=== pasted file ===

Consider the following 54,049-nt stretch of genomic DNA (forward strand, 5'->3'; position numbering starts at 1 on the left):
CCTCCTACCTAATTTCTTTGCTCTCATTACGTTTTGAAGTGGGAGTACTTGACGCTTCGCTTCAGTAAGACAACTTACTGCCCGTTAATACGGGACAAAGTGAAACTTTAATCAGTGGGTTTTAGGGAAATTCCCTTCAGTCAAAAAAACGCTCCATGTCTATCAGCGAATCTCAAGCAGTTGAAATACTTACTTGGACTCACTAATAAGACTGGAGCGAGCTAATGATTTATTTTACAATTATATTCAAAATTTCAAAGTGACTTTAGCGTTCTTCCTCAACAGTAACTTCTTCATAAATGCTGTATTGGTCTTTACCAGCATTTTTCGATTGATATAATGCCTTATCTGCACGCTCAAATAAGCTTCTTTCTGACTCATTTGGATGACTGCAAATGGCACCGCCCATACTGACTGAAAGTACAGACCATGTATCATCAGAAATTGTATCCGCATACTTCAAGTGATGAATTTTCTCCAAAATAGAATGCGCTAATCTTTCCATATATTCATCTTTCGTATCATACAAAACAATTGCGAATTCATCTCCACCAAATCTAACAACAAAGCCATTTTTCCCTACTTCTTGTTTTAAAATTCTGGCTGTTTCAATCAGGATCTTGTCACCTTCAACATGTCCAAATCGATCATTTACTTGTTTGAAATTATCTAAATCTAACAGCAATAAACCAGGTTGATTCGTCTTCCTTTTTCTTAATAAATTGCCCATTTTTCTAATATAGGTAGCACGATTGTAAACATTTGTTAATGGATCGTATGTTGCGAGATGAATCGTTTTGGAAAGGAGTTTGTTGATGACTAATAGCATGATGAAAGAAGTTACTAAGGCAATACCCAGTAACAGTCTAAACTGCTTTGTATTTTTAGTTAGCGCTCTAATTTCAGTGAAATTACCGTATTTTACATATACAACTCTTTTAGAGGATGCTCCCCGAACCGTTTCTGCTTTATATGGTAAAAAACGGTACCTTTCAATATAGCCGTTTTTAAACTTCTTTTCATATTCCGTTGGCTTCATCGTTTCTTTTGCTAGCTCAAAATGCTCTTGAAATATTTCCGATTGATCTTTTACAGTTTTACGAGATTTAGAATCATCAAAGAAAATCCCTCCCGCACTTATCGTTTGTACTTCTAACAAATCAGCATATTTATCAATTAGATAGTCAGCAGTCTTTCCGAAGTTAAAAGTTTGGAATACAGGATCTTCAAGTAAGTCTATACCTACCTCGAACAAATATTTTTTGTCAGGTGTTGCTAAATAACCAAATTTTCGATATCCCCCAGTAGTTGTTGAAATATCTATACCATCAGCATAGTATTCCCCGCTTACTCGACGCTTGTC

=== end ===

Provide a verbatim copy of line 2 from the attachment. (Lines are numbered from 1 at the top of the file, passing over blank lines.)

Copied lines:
CCTCCTACCTAATTTCTTTGCTCTCATTACGTTTTGAAGTGGGAGTACTTGACGCTTCGCTTCAGTAAGACAACTTACTGCCCGTTAATACGGGACAAAGTGAAACTTTAATCAGTGGGTTTTAGGGAAATTCCCTTCAGTCAAAAAAACGCTCCATGTCTATCAGCGAATCTCAAGCAGTTGAAATACTTACTTGGACTCACTAATAAGACTGGAGCGAGCTAATGATTTATTTTACAATTATATTCAAAATTTCAAAGTGACTTTAGCGTTCTTCCTCAACAGTAACTTCTTCATAAATGCTGTATTGGTCTTTACCAGCATTTTTCGATTGATATAATGCCTTATCTGCACGCTCAAATAAGCTTCTTTCTGACTCATTTGGATGACTGCAAATGGCACCGCCCATACTGACTGAAAGTACAGACCATGTATCATCAGAAATTGTATCCGCATACTTCAAGTGATGAATTTTCTCCAAAATAGAATGCGCTAATCTTTCCATATATTCATCTTTCGTATCATACAAAACAATTGCGAATTCATCTCCACCAAATCTAACAACAAAGCCATTTTTCCCTACTTCTTGTTTTAAAATTCTGGCTGTTTCAATCAGGATCTTGTCACCTTCAACATGTCCAAATCGATCATTTACTTGTTTGAAATTATCTAAATCTAACAGCAATAAACCAGGTTGATTCGTCTTCCTTTTTCTTAATAAATTGCCCATTTTTCTAATATAGGTAGCACGATTGTAAACATTTGTTAATGGATCGTATGTTGCGAGATGAATCGTTTTGGAAAGGAGTTTGTTGATGACTAATAGCATGATGAAAGAAGTTACTAAGGCAATACCCAGTAACAGTCTAAACTGCTTTGTATTTTTAGTTAGCGCTCTAATTTCAGTGAAATTACCGTATTTTACATATACAACTCTTTTAGAGGATGCTCCCCGAACCGTTTCTGCTTTATATGGTAAAAAACGGTACCTTTCAATATAGCCGTTTTTAAACTTCTTTTCATATTCCGTTGGCTTCATCGTTTCTTTTGCTAGCTCAAAATGCTCTTGAAATATTTCCGATTGATCTTTTACAGTTTTACGAGATTTAGAATCATCAAAGAAAATCCCTCCCGCACTTATCGTTTGTACTTCTAACAAATCAGCATATTTATCAATTAGATAGTCAGCAGTCTTTCCGAAGTTAAAAGTTTGGAATACAGGATCTTCAAGTAAGTCTATACCTACCTCGAACAAATATTTTTTGTCAGGTGTTGCTAAATAACCAAATTTTCGATATCCCCCAGTAGTTGTTGAAATATCTATACCATCAGCATAGTATTCCCCGCTTACTCGACGCTTGTC